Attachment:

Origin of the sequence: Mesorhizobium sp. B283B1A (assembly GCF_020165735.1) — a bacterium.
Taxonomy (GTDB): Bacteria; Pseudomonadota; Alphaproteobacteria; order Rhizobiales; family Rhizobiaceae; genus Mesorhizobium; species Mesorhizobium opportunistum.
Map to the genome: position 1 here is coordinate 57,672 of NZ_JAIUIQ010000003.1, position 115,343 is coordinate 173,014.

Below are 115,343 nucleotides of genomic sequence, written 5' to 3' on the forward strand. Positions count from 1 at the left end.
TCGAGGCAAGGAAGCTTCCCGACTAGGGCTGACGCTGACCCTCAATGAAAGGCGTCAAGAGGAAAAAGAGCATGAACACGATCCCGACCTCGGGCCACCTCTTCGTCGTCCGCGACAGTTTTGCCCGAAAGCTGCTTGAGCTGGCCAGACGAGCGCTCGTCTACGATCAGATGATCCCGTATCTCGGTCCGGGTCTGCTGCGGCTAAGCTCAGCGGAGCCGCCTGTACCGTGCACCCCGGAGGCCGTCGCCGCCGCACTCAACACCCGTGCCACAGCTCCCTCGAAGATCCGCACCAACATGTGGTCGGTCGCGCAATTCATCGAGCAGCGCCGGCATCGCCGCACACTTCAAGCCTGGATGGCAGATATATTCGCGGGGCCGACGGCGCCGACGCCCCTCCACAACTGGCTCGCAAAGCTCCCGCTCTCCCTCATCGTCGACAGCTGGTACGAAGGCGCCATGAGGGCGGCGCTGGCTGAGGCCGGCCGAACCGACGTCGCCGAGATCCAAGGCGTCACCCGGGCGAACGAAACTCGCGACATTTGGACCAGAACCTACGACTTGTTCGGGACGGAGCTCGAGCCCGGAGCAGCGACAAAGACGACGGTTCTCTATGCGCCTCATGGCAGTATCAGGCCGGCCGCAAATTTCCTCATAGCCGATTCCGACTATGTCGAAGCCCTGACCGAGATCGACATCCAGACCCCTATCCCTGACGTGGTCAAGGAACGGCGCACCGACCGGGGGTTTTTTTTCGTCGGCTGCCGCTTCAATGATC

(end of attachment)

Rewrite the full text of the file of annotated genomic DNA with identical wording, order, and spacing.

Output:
Origin of the sequence: Mesorhizobium sp. B283B1A (assembly GCF_020165735.1) — a bacterium.
Taxonomy (GTDB): Bacteria; Pseudomonadota; Alphaproteobacteria; order Rhizobiales; family Rhizobiaceae; genus Mesorhizobium; species Mesorhizobium opportunistum.
Map to the genome: position 1 here is coordinate 57,672 of NZ_JAIUIQ010000003.1, position 115,343 is coordinate 173,014.

Below are 115,343 nucleotides of genomic sequence, written 5' to 3' on the forward strand. Positions count from 1 at the left end.
TCGAGGCAAGGAAGCTTCCCGACTAGGGCTGACGCTGACCCTCAATGAAAGGCGTCAAGAGGAAAAAGAGCATGAACACGATCCCGACCTCGGGCCACCTCTTCGTCGTCCGCGACAGTTTTGCCCGAAAGCTGCTTGAGCTGGCCAGACGAGCGCTCGTCTACGATCAGATGATCCCGTATCTCGGTCCGGGTCTGCTGCGGCTAAGCTCAGCGGAGCCGCCTGTACCGTGCACCCCGGAGGCCGTCGCCGCCGCACTCAACACCCGTGCCACAGCTCCCTCGAAGATCCGCACCAACATGTGGTCGGTCGCGCAATTCATCGAGCAGCGCCGGCATCGCCGCACACTTCAAGCCTGGATGGCAGATATATTCGCGGGGCCGACGGCGCCGACGCCCCTCCACAACTGGCTCGCAAAGCTCCCGCTCTCCCTCATCGTCGACAGCTGGTACGAAGGCGCCATGAGGGCGGCGCTGGCTGAGGCCGGCCGAACCGACGTCGCCGAGATCCAAGGCGTCACCCGGGCGAACGAAACTCGCGACATTTGGACCAGAACCTACGACTTGTTCGGGACGGAGCTCGAGCCCGGAGCAGCGACAAAGACGACGGTTCTCTATGCGCCTCATGGCAGTATCAGGCCGGCCGCAAATTTCCTCATAGCCGATTCCGACTATGTCGAAGCCCTGACCGAGATCGACATCCAGACCCCTATCCCTGACGTGGTCAAGGAACGGCGCACCGACCGGGGGTTTTTTTTCGTCGGCTGCCGCTTCAATGATC